Throughout my life, I have had an innate need to help people. From a young age, I was always encouraged to put myself in the other “person’s shoes.” I am compelled to root for the underdog and can intuitively recognize those who are sad, depressed, or lonely. I am acutely aware of the chaos present in the world and my greatest desire is to make our world a kinder, more compassionate, and peaceful place to live. My career goal is to assist investigative agencies in their crime-solving process; along with recognizing, understanding, and providing help to children and adults who are afflicted with mental illness. I am passionate about exploring, discovering, and implementing viable solutions that will make our world a safer place and attain a sense of stability. I am a true believer even the smallest changes can make a positive impact.

As I continue on my journey of becoming a young adult and head off to college in the fall, I will continue my community involvement and encourage others to become involved. I eagerly look forward to exploring and learning about the diverse causes, organizations, and events I can make a contribution to—whether it is within my college community, the city I reside, or the world we live in. I will always seek out ways to help in the community because doing so has become a part of who I am as a person. When given the choice, I will always choose to support and strengthen the ties that bind us, rather than become a part of anything that divides us.

Reference: Chavis, David M. “What Is Community Anyway? .” Sanford Innovation Social Review, 12 May 2015, ssir.org/articles/entry/what_is_community_anyway.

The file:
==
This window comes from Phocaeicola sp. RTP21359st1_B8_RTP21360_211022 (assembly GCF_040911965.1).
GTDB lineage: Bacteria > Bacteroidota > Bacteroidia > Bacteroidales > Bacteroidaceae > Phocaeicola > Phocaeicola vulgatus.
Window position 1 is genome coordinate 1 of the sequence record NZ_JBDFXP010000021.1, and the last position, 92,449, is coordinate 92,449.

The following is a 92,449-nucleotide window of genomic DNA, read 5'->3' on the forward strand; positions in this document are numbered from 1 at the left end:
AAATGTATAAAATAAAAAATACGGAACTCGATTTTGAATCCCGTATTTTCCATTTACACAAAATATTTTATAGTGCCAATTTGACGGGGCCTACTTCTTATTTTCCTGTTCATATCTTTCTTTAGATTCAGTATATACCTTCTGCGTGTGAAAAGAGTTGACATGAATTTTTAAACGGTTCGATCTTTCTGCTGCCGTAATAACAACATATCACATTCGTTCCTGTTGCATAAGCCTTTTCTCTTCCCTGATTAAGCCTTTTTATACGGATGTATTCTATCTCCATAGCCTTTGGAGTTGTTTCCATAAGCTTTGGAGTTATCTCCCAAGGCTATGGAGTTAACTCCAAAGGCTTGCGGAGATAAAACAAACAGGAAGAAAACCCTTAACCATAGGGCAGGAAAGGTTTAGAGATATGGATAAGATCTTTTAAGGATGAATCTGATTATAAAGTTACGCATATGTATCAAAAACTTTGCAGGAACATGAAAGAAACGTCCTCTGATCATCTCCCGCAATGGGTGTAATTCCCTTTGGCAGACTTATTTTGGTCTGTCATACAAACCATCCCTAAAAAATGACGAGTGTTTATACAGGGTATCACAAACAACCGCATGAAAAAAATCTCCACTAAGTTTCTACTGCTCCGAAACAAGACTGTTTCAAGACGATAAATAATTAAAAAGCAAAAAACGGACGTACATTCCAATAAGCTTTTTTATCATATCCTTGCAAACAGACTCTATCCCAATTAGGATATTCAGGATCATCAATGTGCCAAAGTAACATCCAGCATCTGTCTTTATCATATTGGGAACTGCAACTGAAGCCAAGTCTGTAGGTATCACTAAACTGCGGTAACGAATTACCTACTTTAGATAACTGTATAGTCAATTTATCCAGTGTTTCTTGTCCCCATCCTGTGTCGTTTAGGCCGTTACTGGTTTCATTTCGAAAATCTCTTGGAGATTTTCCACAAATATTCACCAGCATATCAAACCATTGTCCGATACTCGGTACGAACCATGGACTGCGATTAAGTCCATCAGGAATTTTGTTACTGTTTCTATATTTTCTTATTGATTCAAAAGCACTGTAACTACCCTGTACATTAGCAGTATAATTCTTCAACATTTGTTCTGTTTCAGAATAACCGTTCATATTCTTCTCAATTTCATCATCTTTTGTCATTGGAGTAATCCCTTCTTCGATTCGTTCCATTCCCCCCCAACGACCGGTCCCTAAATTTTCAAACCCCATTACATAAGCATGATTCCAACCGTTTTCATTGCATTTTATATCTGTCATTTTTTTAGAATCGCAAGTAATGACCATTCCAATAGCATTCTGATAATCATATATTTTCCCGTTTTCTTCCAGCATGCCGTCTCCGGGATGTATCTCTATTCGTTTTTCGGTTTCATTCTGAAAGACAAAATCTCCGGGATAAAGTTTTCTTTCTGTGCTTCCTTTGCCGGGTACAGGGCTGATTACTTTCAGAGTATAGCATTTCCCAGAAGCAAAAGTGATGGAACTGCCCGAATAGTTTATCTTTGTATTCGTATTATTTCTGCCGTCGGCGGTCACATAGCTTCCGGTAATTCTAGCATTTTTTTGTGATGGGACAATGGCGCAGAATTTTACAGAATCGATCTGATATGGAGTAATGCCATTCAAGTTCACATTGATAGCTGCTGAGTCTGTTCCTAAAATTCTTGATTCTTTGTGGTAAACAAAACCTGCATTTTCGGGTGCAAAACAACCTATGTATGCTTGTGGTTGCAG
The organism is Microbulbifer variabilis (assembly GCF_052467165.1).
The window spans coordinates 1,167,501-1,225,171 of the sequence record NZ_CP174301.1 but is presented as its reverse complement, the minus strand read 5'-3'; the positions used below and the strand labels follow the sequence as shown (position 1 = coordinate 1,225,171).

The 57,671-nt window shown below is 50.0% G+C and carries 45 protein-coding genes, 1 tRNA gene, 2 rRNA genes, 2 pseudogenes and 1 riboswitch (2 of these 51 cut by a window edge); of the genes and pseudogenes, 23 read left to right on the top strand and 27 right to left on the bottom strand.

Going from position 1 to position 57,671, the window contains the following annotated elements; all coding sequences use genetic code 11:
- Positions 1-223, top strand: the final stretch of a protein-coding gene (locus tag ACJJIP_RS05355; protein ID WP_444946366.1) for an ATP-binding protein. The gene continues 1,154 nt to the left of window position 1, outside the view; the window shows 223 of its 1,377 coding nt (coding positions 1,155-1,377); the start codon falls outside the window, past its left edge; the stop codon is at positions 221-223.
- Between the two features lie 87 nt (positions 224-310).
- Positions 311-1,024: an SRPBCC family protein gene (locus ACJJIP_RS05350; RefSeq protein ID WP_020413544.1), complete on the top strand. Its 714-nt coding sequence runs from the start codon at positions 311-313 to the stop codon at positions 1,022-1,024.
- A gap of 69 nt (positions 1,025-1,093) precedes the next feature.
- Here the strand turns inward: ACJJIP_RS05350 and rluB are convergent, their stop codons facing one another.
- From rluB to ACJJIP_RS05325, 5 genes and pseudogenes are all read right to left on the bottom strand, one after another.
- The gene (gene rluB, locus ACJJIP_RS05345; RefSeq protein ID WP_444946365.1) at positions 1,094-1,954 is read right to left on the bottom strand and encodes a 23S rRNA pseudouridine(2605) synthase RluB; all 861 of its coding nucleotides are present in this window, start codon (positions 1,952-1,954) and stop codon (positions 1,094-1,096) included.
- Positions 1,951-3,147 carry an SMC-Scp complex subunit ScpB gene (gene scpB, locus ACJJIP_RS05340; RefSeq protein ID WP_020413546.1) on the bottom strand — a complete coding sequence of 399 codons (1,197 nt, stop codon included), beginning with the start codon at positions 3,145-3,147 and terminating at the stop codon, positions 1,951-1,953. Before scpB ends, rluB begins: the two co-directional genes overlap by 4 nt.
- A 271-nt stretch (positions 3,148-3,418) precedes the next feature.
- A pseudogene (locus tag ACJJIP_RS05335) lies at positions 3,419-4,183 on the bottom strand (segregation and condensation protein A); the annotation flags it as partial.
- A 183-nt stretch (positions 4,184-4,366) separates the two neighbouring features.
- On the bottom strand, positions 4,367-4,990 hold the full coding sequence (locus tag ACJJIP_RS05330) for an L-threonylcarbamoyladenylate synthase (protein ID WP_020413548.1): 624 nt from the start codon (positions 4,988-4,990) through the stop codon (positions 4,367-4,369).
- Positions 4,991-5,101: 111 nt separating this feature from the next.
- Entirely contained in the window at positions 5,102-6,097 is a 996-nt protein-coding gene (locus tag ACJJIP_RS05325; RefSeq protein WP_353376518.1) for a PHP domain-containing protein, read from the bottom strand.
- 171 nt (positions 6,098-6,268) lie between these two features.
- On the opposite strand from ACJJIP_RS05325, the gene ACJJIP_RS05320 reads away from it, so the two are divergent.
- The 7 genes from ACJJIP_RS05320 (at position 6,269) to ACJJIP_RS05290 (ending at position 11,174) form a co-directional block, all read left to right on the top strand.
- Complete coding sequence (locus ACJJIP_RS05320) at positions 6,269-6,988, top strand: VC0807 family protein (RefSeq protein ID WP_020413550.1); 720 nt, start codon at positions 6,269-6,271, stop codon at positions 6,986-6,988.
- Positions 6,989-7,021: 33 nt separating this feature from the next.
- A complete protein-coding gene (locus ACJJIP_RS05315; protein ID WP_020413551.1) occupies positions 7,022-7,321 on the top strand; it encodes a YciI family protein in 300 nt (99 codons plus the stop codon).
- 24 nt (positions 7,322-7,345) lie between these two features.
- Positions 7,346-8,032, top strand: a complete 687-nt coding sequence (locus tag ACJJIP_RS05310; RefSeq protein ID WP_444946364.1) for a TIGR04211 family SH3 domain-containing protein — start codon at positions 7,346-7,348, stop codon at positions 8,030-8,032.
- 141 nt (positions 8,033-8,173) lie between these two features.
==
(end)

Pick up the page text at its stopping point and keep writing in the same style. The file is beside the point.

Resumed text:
Second Place

Cristopher Lawrence Everett

Christopher Everett is one of the recipients of the Charles Ullman Law Firm ScholarshipBeing involved in one’s community is undoubtedly the most important impact one can have in life. I believe that it is important because it represents an understanding of self sacrifice and service to someone other than yourself. If I had to capture my love for service into one single quote, it would be the following by David Green: “You need an attitude of service. You’re not just serving yourself. You help others to grow up and you grow with them.” By performing public service, one is allowed to grow into the person they’ve always wanted to be, while pouring back into the lives of those in your community. Community involvement is the purest form of gratitude one could possibly show towards those around them, enabling them to help others also grow into the best versions of themselves.